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The Liar Paradox

In this section we shall study the liar paradox as an example of a self-contradictory argument. The liar paradox is the following.

Let P be the sentence “This sentence is false.” That is, P is the sentence “ P is false.” Assume P. Hence, by the definition of P, P is false. This contradicts the assumption P, and hence P is false. Since P is false, P follows from the definition of P. This is a contradiction.

This argument is very similar to Russell's paradox. Below we present the formal system FP, specially designed for a formal presentation of the liar paradox. The language of FP is the set of formulas, where ⊥ and P are formulas, and if A and B are formulas, then AB is a formula; ¬ A is defined to be A ⊃ ⊥. The inference schemata of FP are the following.

D

¬ P PI

P

[ A]

D

B AB ⊃I D

P PE

¬ P

D E

A B A

B

The liar paradox is formally represented by the following deduction G ,

F ⎫ ⎧ [ P ] PE

F ¬ P PI ⎪⎬ G where F ⎪⎨ ¬ P [ P]

¬ P P ⊃E⎪⎭

⊥ ⎪ I

¬ P

The set of formal meanings to be assigned to formulas in deductions in the formal system FP is inductively defined as follows. The meaning variable x is a meaning, and if m and n are meanings, then pm and mn are meanings. We may interpret the meanings as follows: mn means “m implies that n,” and pm means “This sentence is false,” where “This” refers to the sentence expressed by m. The meaning conditions associated with the formal system FP are the following.

D

m P PI

pm : P

[m : A]

D

n : B I

mn : AB D

pm : P PE

m : ¬ P

D E

m n : A B m : A

n : B

Now assume that there is an assignment of formal meanings to the formulas in the deduction F above such that this assignment satisfies the meaning conditions.

Assume that m is the meaning of the minor premise P of the ⊃E inference and that

n is the meaning of the conclusion ⊥ of the ⊃E inference. Then, by the conditions

above we conclude that the meaning of the premise P of the PE inference must be

p(mn).

[ p (m n ) : P ] PE

m n P [m : P ]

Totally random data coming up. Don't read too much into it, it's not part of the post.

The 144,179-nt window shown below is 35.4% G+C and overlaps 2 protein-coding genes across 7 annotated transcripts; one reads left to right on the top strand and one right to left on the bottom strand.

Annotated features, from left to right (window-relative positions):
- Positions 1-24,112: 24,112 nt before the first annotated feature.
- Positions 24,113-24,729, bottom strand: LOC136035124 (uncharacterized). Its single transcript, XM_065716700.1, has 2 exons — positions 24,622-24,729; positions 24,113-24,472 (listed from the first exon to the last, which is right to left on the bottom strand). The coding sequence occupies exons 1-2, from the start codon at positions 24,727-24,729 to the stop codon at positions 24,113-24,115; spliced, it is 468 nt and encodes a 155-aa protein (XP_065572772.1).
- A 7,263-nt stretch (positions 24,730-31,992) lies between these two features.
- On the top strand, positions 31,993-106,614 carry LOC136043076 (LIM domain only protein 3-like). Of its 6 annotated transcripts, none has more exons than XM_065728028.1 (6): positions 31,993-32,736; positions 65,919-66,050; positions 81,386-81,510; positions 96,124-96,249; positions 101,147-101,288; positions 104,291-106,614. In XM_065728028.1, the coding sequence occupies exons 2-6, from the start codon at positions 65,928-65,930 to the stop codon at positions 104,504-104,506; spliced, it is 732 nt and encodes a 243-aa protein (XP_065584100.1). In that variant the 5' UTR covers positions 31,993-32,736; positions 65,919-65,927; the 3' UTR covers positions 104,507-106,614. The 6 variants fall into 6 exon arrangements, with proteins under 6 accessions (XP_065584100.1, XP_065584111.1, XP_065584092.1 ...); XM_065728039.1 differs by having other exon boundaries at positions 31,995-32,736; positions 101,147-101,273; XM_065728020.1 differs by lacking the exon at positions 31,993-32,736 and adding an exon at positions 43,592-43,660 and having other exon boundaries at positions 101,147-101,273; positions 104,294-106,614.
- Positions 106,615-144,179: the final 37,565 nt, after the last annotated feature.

n : ⊥

⎬⎪

E F

? : ¬ P ⊃I ⎪⎭

The condition given for the ⊃I inference schema requires both of the formulas cancelled at the ⊃I inference in F to have the same meaning. However, no matter how we choose m and n the meanings m and p(mn) are not the same. Hence, there is no assignment of formal meanings to the formulas in F such that this assignment satisfies the meaning conditions. Hence, F is self-contradictory.

Self-contradictory Reasoning in N−∀∃=

Let N−∀∃= be the fragment of N obtained by removing the symbols ∀, ∃ and = and the inference schemata corresponding to these symbols from N. In this section we shall study the notion of self-contradictory deductions in the formal system N−∀∃=. We shall also prove the following theorem.

Theorem 1 Every non-self-contradictory deduction in N−∀∃= is normalizable.

In this section and the two succeeding ones we shall use the terminology of Ekman (1994) [2, Sect. 3.1], see Appendix below. Hence, by “normalizable” in Theorem 1 we mean normalizable as defined in Ekman (1994) [2, Sect. 3.1], see Appendix below. As in the formal system FP, m and n denote meanings.

Assume that A is a formula such that there is no normal proof of A in N−∀∃=. Then, by Proposition 3.1.4 in Ekman (1994) [2] there is no normalizable proof of A in N−∀∃=. Hence by Theorem 1 every proof of A is self-contradictory. Since there

is no normal proof of ⊥ in N−∀∃= it follows that every paradox in N−∀∃= is self-

contradictory, if by paradox we mean a proof of ⊥. In Ekman (1994) [2, Sect. 2.1]

it is shown that there is no normal proof of the formula t/ u, where t is the term

defined by

Hence, every proof of t t ≡ {x | xu & x/ x }

/ u in N−∀∃= is self-contradictory. In Ekman (1994) [2,

Sect. 2.1] also a proof, named Crabbe's counterexample (see Crabbé (1974) [1]), of the formula t/ u is presented. This proof is a proof in N−∀∃= and hence Crabbe's

counterexample is a self-contradictory proof. It is also argued in Ekman (1994) [2,

Sect. 2.1] that Crabbe's counterexample expresses a correct argument in ZF. Hence

the formula t/ u, or the proposition that informally corresponds to t/ u, serves as an example of a proposition provable in ZF, but only by self-contradictory proofs, unless we use proof principles not expressible in N−∀∃=.

The variables of the language of N−∀∃= will also be used to denote meaning

variables. The set of formal meanings to be assigned to formulas in deductions in